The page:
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Return of the green Luddites

CNET's Declan McCullagh says the future of nanotechnology may be put in jeopardy because of well-meaning but scientifically illiterate activists.

Being an activist means always having to find something new to complain about.

For much of the past decade, environmental activists have voiced fears about bioengineered crops. Engineered crops such as soybeans, corn and canola are popular in the United States, because farmers can reduce the amount of pesticides released into the environment, but pro-environmental groups have successfully campaigned against them in Europe.

Never mind that in a major study published in 1989, the National Research Council concluded that genetically engineered products were as safe as or safer than products that are manufactured through more traditional methods. And never mind that there's no evidence that the millions of Americans who munch on engineered grain have experienced any ill effects as a result.

Some well-meaning but scientifically illiterate activists who populate environmental groups are currently targeting another emerging area: nanotechnology. (Nanotechnology refers to working with materials in the one- to 100-nanometer range, a process that promises to create useful new substances, aid medical research and accelerate microprocessors. A June estimate says research and development in nanotech is expected to surpass $3 billion in 2003.)

A recent from Greenpeace warns of the dangers of nanotechnology. An introduction from Greenpeace's Doug Parr sets the tone for the piece, claiming that nanotechnology-created "materials should be considered hazardous until shown otherwise."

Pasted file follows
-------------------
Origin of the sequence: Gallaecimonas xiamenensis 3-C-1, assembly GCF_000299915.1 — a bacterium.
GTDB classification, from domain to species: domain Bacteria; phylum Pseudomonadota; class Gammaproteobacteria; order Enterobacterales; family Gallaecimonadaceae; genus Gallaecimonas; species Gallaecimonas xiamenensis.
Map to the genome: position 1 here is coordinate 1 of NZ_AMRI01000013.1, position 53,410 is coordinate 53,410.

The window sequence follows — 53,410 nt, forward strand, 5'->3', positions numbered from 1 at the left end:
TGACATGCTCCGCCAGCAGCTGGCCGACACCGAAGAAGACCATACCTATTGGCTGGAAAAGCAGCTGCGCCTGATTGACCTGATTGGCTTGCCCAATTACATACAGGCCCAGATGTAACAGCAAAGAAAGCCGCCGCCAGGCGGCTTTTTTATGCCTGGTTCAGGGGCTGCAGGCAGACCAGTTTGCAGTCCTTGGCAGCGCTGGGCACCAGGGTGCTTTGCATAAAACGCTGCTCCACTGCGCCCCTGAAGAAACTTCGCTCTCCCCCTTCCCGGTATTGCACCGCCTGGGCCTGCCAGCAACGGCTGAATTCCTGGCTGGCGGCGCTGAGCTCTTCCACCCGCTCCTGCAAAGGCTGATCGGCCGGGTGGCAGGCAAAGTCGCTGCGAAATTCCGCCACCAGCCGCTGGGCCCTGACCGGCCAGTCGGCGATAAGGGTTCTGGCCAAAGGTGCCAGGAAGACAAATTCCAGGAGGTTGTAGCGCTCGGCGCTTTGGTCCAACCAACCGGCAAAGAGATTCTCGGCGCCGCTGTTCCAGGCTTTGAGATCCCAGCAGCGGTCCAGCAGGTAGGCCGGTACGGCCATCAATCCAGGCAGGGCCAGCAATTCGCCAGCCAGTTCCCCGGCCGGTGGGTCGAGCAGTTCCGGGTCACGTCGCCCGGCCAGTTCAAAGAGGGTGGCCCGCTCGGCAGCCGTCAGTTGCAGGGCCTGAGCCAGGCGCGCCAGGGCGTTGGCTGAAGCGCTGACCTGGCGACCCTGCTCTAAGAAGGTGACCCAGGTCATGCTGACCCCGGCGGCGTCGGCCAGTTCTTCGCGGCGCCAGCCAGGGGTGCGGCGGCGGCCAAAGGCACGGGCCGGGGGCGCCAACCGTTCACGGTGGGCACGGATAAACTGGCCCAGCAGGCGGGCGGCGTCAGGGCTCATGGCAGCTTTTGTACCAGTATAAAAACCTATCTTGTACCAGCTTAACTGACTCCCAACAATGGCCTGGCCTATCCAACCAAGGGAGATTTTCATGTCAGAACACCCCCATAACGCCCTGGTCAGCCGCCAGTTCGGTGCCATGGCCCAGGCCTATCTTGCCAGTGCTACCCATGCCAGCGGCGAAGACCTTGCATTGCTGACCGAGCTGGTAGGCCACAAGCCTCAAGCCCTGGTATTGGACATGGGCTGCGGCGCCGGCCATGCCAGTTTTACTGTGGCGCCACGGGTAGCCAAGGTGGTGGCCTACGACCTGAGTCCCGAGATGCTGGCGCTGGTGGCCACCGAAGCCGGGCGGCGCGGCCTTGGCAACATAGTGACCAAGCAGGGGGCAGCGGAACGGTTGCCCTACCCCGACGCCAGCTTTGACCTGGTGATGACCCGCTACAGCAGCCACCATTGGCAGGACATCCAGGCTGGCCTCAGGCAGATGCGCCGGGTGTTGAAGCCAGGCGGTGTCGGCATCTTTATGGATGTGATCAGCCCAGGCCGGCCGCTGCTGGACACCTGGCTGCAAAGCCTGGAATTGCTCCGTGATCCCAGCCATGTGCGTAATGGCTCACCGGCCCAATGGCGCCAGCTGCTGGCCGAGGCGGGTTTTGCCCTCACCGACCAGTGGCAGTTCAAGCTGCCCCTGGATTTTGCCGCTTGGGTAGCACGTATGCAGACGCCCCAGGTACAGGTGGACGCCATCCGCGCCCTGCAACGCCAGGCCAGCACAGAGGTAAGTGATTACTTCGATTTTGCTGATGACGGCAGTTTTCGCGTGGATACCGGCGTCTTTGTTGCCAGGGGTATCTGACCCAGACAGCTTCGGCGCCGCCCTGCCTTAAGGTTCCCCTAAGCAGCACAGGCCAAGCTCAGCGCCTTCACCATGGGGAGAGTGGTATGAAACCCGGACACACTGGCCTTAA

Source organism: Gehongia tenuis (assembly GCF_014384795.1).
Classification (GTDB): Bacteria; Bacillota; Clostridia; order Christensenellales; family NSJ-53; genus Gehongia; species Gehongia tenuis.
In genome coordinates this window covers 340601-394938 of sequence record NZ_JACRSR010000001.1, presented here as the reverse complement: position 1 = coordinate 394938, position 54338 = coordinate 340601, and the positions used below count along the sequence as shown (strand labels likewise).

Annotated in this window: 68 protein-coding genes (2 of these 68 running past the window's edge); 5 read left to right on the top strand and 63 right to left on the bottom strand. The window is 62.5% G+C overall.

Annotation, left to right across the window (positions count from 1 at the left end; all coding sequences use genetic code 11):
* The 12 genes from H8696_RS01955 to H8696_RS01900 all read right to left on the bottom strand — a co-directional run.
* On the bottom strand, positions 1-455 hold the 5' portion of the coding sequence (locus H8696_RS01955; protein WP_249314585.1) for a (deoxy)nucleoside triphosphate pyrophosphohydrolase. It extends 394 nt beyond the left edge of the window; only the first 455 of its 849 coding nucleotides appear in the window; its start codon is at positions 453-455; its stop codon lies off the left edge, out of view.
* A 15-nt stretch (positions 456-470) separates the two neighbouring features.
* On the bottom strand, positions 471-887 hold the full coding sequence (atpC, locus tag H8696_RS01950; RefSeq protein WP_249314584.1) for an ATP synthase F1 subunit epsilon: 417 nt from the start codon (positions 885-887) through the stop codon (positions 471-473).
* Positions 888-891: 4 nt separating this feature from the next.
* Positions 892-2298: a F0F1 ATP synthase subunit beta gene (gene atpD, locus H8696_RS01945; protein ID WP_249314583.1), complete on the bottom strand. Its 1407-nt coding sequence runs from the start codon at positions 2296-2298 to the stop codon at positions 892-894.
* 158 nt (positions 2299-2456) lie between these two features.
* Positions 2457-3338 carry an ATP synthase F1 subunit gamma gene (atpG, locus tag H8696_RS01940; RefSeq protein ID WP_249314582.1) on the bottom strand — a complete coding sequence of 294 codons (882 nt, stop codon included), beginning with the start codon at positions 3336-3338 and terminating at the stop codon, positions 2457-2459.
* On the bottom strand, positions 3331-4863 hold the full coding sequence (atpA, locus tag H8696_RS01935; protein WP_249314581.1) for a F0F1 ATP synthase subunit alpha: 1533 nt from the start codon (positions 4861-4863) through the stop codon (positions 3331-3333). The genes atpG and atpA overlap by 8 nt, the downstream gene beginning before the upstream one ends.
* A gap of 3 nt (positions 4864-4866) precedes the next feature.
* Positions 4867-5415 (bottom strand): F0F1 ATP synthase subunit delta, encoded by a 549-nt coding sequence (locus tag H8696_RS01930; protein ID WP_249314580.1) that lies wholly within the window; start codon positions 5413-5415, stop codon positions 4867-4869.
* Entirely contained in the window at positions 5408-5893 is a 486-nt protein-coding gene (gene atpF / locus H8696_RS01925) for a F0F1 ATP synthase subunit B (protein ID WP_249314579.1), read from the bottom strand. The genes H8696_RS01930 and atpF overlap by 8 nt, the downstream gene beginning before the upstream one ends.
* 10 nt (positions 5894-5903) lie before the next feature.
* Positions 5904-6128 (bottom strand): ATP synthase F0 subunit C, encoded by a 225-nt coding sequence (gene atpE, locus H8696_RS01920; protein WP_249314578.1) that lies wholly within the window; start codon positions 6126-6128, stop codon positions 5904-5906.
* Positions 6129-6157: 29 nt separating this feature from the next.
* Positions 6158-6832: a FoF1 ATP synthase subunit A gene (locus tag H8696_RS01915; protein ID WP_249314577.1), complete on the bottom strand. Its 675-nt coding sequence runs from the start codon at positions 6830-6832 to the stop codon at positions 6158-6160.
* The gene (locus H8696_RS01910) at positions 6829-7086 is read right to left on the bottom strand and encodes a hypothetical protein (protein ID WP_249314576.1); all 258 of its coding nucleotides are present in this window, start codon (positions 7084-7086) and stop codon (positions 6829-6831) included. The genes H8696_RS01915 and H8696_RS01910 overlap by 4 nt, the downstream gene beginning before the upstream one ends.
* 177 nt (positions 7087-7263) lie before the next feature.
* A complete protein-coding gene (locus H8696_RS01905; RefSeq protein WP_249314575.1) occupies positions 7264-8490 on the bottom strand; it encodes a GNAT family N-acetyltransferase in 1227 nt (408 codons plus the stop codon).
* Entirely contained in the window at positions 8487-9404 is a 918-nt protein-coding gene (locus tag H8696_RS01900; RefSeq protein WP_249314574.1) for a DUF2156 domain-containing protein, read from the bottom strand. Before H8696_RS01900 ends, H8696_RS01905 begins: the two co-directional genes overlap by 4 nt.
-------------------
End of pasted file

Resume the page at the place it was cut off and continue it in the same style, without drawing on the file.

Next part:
Huh? Abandoning technologies that can protect the environment is hardly the most logical stance for a pro-environment group to take. The U.S. Environmental Protection Agency, for instance, and funding the development of nanomaterials that can reduce harmful emissions, aid recycling and filter gaseous pollutants.

Greenpeace goes on to invoke the tired rhetoric of class struggle, arguing: "Is the future of nanotechnology then a plaything of the already-rich? Will the much talked about 'digital divide' be built upon, exacerbating the inequities present in current society through a 'nano-divide?'" In reality, all new inventions--from air conditioning to clothes dryers to automobiles--initially are the playthings of the wealthy. Then, as production costs fall over time and economies of scale take over, those products become available to more and more people.

Abandoning technologies that can protect the environment is hardly the most logical stand for an pro-environment group to take.
Still, Greenpeace seems almost reasonable when compared to organizations such as the Canadian environmentalists at the ETC Group, which published that calls for an "immediate moratorium on commercial production of new nanomaterials." A longer ETC tract titled "" found its way into the hands of Britain's Prince Charles, who the United Kingdom's Royal Society to investigate the potential for unrestricted nanobots to wreak havoc on the Earth--a scenario known as the "gray goo" problem.

The "grey goo" scenario also alarms Sun Microsystems scientist Bill Joy, who wrote a well-known Wired magazine article in April 2000 in which he argues that the future doesn't need us. If hypothetical nanobots can replicate in the wild without restrictions, the scenario goes, they could lay waste to the planet. "Prey," a Michael Crichton thriller, predicted a similar development at the hands of an irresponsible hypothetical nanotech company called Xymos.